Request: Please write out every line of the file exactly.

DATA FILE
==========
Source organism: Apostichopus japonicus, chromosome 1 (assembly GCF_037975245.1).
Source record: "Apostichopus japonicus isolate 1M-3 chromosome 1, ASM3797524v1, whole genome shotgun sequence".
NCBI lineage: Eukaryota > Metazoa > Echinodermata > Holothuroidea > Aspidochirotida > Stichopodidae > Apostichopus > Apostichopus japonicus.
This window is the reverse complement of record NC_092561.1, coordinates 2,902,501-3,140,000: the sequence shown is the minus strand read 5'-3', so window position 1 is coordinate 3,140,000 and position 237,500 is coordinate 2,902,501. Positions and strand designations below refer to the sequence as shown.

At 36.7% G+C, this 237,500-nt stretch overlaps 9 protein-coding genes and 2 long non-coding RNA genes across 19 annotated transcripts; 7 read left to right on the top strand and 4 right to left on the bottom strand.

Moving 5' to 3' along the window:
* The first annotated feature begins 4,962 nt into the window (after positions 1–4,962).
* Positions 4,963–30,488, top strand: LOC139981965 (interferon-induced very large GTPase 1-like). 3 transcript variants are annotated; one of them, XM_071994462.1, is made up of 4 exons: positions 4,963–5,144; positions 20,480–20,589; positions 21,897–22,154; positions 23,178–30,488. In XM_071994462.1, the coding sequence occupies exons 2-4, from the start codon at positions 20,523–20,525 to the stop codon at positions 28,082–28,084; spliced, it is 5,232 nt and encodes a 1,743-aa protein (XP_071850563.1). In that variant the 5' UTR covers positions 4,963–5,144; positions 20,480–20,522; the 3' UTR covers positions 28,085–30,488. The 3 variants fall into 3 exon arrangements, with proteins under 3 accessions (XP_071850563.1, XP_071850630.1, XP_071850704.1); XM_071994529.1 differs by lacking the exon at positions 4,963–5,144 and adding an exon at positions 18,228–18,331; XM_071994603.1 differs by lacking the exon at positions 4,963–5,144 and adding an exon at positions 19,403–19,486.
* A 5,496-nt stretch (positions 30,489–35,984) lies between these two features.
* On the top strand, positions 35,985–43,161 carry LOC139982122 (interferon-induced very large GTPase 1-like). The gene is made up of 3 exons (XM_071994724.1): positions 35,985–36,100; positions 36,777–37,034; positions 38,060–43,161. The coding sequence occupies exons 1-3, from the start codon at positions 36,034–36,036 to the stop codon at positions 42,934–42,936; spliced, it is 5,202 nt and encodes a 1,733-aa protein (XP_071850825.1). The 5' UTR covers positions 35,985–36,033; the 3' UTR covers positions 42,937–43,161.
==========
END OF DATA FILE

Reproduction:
Source organism: Apostichopus japonicus, chromosome 1 (assembly GCF_037975245.1).
Source record: "Apostichopus japonicus isolate 1M-3 chromosome 1, ASM3797524v1, whole genome shotgun sequence".
NCBI lineage: Eukaryota > Metazoa > Echinodermata > Holothuroidea > Aspidochirotida > Stichopodidae > Apostichopus > Apostichopus japonicus.
This window is the reverse complement of record NC_092561.1, coordinates 2,902,501-3,140,000: the sequence shown is the minus strand read 5'-3', so window position 1 is coordinate 3,140,000 and position 237,500 is coordinate 2,902,501. Positions and strand designations below refer to the sequence as shown.

At 36.7% G+C, this 237,500-nt stretch overlaps 9 protein-coding genes and 2 long non-coding RNA genes across 19 annotated transcripts; 7 read left to right on the top strand and 4 right to left on the bottom strand.

Moving 5' to 3' along the window:
* The first annotated feature begins 4,962 nt into the window (after positions 1–4,962).
* Positions 4,963–30,488, top strand: LOC139981965 (interferon-induced very large GTPase 1-like). 3 transcript variants are annotated; one of them, XM_071994462.1, is made up of 4 exons: positions 4,963–5,144; positions 20,480–20,589; positions 21,897–22,154; positions 23,178–30,488. In XM_071994462.1, the coding sequence occupies exons 2-4, from the start codon at positions 20,523–20,525 to the stop codon at positions 28,082–28,084; spliced, it is 5,232 nt and encodes a 1,743-aa protein (XP_071850563.1). In that variant the 5' UTR covers positions 4,963–5,144; positions 20,480–20,522; the 3' UTR covers positions 28,085–30,488. The 3 variants fall into 3 exon arrangements, with proteins under 3 accessions (XP_071850563.1, XP_071850630.1, XP_071850704.1); XM_071994529.1 differs by lacking the exon at positions 4,963–5,144 and adding an exon at positions 18,228–18,331; XM_071994603.1 differs by lacking the exon at positions 4,963–5,144 and adding an exon at positions 19,403–19,486.
* A 5,496-nt stretch (positions 30,489–35,984) lies between these two features.
* On the top strand, positions 35,985–43,161 carry LOC139982122 (interferon-induced very large GTPase 1-like). The gene is made up of 3 exons (XM_071994724.1): positions 35,985–36,100; positions 36,777–37,034; positions 38,060–43,161. The coding sequence occupies exons 1-3, from the start codon at positions 36,034–36,036 to the stop codon at positions 42,934–42,936; spliced, it is 5,202 nt and encodes a 1,733-aa protein (XP_071850825.1). The 5' UTR covers positions 35,985–36,033; the 3' UTR covers positions 42,937–43,161.